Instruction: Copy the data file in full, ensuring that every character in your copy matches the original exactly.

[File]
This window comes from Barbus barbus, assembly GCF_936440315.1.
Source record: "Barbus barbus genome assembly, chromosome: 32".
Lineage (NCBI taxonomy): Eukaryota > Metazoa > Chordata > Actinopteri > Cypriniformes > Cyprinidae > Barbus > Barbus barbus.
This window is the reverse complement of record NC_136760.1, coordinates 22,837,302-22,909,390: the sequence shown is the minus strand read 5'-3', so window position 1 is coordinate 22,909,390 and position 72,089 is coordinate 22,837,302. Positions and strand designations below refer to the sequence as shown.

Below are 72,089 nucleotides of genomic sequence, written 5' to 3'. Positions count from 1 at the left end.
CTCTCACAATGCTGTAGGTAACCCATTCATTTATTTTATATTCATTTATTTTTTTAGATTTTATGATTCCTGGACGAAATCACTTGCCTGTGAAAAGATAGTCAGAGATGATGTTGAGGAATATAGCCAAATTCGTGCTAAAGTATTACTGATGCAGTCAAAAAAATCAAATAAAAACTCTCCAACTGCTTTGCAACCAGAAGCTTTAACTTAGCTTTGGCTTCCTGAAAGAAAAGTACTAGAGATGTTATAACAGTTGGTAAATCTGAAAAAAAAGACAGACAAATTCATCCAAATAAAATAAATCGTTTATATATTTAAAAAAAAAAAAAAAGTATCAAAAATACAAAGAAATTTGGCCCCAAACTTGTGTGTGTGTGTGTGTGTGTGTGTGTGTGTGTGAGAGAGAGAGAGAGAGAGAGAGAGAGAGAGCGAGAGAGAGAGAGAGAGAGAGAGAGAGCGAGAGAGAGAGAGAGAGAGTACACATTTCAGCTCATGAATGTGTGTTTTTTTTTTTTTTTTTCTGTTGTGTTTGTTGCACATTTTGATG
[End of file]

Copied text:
This window comes from Barbus barbus, assembly GCF_936440315.1.
Source record: "Barbus barbus genome assembly, chromosome: 32".
Lineage (NCBI taxonomy): Eukaryota > Metazoa > Chordata > Actinopteri > Cypriniformes > Cyprinidae > Barbus > Barbus barbus.
This window is the reverse complement of record NC_136760.1, coordinates 22,837,302-22,909,390: the sequence shown is the minus strand read 5'-3', so window position 1 is coordinate 22,909,390 and position 72,089 is coordinate 22,837,302. Positions and strand designations below refer to the sequence as shown.

Below are 72,089 nucleotides of genomic sequence, written 5' to 3'. Positions count from 1 at the left end.
CTCTCACAATGCTGTAGGTAACCCATTCATTTATTTTATATTCATTTATTTTTTTAGATTTTATGATTCCTGGACGAAATCACTTGCCTGTGAAAAGATAGTCAGAGATGATGTTGAGGAATATAGCCAAATTCGTGCTAAAGTATTACTGATGCAGTCAAAAAAATCAAATAAAAACTCTCCAACTGCTTTGCAACCAGAAGCTTTAACTTAGCTTTGGCTTCCTGAAAGAAAAGTACTAGAGATGTTATAACAGTTGGTAAATCTGAAAAAAAAGACAGACAAATTCATCCAAATAAAATAAATCGTTTATATATTTAAAAAAAAAAAAAAAGTATCAAAAATACAAAGAAATTTGGCCCCAAACTTGTGTGTGTGTGTGTGTGTGTGTGTGTGTGTGTGAGAGAGAGAGAGAGAGAGAGAGAGAGAGAGCGAGAGAGAGAGAGAGAGAGAGAGAGAGCGAGAGAGAGAGAGAGAGAGTACACATTTCAGCTCATGAATGTGTGTTTTTTTTTTTTTTTTTCTGTTGTGTTTGTTGCACATTTTGATG